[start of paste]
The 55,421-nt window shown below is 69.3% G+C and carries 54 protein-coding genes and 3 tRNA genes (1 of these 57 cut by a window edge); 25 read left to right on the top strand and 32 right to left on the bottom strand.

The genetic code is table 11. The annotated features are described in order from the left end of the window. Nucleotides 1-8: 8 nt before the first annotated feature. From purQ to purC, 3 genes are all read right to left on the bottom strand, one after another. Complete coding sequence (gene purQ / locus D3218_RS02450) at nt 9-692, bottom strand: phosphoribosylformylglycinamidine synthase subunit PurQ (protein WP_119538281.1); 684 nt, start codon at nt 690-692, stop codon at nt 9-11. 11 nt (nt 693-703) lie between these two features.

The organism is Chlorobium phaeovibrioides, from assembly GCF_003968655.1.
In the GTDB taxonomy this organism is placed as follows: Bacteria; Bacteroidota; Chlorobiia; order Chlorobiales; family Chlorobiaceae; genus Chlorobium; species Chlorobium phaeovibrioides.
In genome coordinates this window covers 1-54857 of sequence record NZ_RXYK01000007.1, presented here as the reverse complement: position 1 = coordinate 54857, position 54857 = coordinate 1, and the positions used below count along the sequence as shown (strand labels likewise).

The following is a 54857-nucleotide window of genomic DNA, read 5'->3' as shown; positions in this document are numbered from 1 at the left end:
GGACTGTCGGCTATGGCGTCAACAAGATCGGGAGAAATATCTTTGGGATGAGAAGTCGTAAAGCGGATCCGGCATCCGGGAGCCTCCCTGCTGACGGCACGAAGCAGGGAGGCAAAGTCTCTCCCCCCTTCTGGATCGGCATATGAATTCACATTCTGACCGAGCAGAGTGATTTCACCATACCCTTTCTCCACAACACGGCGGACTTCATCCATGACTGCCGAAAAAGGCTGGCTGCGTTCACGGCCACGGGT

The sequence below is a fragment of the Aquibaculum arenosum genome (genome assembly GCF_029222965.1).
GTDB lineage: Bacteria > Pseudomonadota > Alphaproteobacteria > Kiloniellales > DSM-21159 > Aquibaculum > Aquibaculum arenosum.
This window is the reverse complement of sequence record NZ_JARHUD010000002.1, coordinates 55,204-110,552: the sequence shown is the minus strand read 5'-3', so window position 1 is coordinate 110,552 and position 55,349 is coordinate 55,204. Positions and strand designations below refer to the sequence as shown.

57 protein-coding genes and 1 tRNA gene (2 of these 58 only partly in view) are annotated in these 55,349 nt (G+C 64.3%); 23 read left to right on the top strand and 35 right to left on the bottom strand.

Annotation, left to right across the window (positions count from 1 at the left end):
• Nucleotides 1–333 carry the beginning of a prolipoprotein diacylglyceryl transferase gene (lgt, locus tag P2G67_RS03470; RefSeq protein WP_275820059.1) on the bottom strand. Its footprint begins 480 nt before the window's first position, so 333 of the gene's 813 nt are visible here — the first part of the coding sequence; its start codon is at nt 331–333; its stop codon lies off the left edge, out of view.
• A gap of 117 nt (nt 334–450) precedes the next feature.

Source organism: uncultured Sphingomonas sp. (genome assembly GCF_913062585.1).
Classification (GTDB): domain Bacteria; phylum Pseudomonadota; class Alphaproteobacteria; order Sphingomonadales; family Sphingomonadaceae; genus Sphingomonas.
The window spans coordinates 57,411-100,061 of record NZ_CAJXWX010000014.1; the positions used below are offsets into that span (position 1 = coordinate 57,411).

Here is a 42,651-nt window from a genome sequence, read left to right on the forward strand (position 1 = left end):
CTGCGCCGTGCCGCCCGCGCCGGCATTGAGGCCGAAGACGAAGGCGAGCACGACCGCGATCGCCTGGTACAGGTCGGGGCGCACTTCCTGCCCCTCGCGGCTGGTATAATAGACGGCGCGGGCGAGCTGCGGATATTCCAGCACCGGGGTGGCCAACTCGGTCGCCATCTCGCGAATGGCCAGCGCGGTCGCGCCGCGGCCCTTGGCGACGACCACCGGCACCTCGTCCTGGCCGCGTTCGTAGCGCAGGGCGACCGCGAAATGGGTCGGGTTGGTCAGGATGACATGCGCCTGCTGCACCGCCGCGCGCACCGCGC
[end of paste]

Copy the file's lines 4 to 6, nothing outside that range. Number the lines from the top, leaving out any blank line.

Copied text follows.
In the GTDB taxonomy this organism is placed as follows: Bacteria; Bacteroidota; Chlorobiia; order Chlorobiales; family Chlorobiaceae; genus Chlorobium; species Chlorobium phaeovibrioides.
In genome coordinates this window covers 1-54857 of sequence record NZ_RXYK01000007.1, presented here as the reverse complement: position 1 = coordinate 54857, position 54857 = coordinate 1, and the positions used below count along the sequence as shown (strand labels likewise).

The following is a 54857-nucleotide window of genomic DNA, read 5'->3' as shown; positions in this document are numbered from 1 at the left end: